Mars has been smacked by a meteoroid and has  a new 30 meter wide crater: A Spectacular New Impact Crater and Its Ejecta – HiRISE/Univ.Arizona

NASA Mars Orbiter Examines Dramatic New Crater

New martian impact crater

A dramatic, fresh impact crater dominates this image taken by the High
Resolution Imaging Science Experiment (HiRISE) camera on NASA’s
Mars Reconnaissance Orbiter  on Nov. 19, 2013.
Image Credit: NASA/JPL-Caltech/Univ. of Arizona
Full image and caption

Space rocks hitting Mars excavate fresh craters at a pace of more than 200 per year, but few new Mars scars pack as much visual punch as one seen in a NASA image released today.

The image from the High Resolution Imaging Science Experiment (HiRISE) camera on NASA’s Mars Reconnaissance Orbiter shows a crater about 100 feet (30 meters) in diameter at the center of a radial burst painting the surface with a pattern of bright and dark tones.

It is available online at  uahirise.org/ESP_034285_1835 and  www.nasa.gov/jpl/mro/martian-impact-crater-pia17932.

The scar appeared at some time between imaging of this location by the orbiter’s Context Camera in July 2010 and again in May 2012.  Based on apparent changes between those before-and-after images at lower resolution, researchers used HiRISE to acquire this new image on Nov. 19, 2013. The impact that excavated this crater threw some material as far as 9.3 miles (15 kilometers).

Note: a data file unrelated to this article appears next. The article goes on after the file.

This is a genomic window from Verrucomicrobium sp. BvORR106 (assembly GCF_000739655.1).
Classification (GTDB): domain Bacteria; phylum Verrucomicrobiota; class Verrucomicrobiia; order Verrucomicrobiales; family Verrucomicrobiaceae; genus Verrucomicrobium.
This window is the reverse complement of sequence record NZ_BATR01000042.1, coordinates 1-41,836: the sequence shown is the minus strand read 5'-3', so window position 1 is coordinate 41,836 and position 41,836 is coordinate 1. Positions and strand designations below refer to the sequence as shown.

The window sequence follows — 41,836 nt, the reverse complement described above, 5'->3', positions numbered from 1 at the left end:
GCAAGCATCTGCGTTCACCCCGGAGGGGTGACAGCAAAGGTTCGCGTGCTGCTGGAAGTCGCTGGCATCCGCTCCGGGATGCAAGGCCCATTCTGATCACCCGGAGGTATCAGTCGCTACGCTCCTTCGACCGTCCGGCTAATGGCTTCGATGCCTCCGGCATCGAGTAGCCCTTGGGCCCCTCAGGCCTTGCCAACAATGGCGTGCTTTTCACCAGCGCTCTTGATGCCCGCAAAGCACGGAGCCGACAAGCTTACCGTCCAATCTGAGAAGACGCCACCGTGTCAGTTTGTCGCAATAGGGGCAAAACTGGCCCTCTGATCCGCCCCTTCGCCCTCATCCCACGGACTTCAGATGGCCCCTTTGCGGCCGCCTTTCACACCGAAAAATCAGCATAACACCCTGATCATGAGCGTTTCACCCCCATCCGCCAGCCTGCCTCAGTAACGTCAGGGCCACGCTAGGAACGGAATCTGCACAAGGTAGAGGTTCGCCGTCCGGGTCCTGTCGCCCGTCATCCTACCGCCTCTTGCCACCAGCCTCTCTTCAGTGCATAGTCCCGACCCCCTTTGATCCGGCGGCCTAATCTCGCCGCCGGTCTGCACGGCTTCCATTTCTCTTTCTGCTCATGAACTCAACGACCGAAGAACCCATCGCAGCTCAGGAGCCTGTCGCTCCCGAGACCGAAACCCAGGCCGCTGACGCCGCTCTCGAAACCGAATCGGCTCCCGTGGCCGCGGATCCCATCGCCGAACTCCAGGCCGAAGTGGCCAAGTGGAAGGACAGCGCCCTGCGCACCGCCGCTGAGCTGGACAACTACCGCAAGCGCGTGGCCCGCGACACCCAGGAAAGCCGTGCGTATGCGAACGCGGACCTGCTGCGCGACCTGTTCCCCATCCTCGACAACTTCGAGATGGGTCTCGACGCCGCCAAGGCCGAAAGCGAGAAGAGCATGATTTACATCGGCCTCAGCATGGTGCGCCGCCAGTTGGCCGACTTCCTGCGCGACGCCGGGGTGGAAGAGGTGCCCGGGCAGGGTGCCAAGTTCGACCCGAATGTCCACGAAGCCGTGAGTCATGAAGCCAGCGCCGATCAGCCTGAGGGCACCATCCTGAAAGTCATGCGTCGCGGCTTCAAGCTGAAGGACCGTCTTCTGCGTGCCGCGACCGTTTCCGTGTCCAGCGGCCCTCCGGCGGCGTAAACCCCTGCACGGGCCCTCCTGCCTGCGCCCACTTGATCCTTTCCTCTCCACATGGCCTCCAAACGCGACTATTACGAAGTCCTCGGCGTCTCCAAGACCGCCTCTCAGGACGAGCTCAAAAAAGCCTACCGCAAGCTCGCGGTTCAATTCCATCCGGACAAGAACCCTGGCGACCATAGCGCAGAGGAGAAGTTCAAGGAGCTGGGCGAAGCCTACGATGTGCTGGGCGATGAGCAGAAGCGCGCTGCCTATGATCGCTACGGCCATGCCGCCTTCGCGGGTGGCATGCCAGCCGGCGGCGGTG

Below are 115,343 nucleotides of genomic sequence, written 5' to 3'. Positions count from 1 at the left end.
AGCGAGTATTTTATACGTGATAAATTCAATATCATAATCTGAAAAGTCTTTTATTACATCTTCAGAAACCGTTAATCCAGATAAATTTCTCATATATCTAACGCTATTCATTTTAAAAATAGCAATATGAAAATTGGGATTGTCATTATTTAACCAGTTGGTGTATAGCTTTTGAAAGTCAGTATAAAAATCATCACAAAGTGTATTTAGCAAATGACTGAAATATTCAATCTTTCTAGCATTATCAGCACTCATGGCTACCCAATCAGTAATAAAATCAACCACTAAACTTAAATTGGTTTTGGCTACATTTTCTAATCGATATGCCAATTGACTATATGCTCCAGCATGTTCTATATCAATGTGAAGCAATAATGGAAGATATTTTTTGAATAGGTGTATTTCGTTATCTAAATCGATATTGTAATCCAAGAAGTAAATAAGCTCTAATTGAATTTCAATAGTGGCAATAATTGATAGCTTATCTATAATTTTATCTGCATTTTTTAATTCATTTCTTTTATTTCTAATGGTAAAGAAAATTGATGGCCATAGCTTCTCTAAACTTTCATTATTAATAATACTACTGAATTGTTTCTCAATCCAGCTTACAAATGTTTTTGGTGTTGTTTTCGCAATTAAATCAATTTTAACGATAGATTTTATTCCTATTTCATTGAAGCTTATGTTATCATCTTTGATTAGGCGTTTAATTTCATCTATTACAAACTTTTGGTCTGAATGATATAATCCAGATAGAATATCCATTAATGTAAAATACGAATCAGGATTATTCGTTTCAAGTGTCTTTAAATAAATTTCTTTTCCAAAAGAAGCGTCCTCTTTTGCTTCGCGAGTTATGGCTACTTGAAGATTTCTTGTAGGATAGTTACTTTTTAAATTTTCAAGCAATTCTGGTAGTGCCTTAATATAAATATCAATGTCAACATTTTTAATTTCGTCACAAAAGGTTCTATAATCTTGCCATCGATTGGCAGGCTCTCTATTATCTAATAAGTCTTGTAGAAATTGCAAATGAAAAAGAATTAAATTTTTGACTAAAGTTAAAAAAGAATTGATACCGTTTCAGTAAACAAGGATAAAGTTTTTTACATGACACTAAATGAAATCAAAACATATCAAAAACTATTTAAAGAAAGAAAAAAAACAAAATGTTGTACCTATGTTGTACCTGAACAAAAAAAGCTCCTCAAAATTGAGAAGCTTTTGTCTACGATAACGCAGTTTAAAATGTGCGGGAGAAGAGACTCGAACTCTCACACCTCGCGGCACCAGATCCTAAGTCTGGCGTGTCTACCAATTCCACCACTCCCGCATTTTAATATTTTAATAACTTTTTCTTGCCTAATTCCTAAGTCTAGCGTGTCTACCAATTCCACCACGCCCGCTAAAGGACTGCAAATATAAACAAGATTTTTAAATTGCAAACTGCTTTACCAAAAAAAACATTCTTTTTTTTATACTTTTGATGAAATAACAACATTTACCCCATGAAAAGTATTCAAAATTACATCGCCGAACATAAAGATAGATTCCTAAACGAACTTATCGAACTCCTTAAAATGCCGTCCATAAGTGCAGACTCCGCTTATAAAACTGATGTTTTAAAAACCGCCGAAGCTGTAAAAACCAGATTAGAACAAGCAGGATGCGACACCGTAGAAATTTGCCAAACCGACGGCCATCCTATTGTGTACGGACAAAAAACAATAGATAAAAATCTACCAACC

The Mars Reconnaissance Orbiter Project is managed by NASA’s Jet Propulsion Laboratory, Pasadena, Calif., for NASA’s Science Mission Directorate, Washington. JPL is a division of the California Institute of Technology in Pasadena. HiRISE is operated by the University of Arizona, Tucson. The instrument was built by Ball Aerospace & Technologies Corp., Boulder, Colo.  Malin Space Science Systems, San Diego, built and operates the Context Camera.

For more information about the Mars Reconnaissance Orbiter, which has been studying Mars from orbit since 2006, visit www.nasa.gov/mro .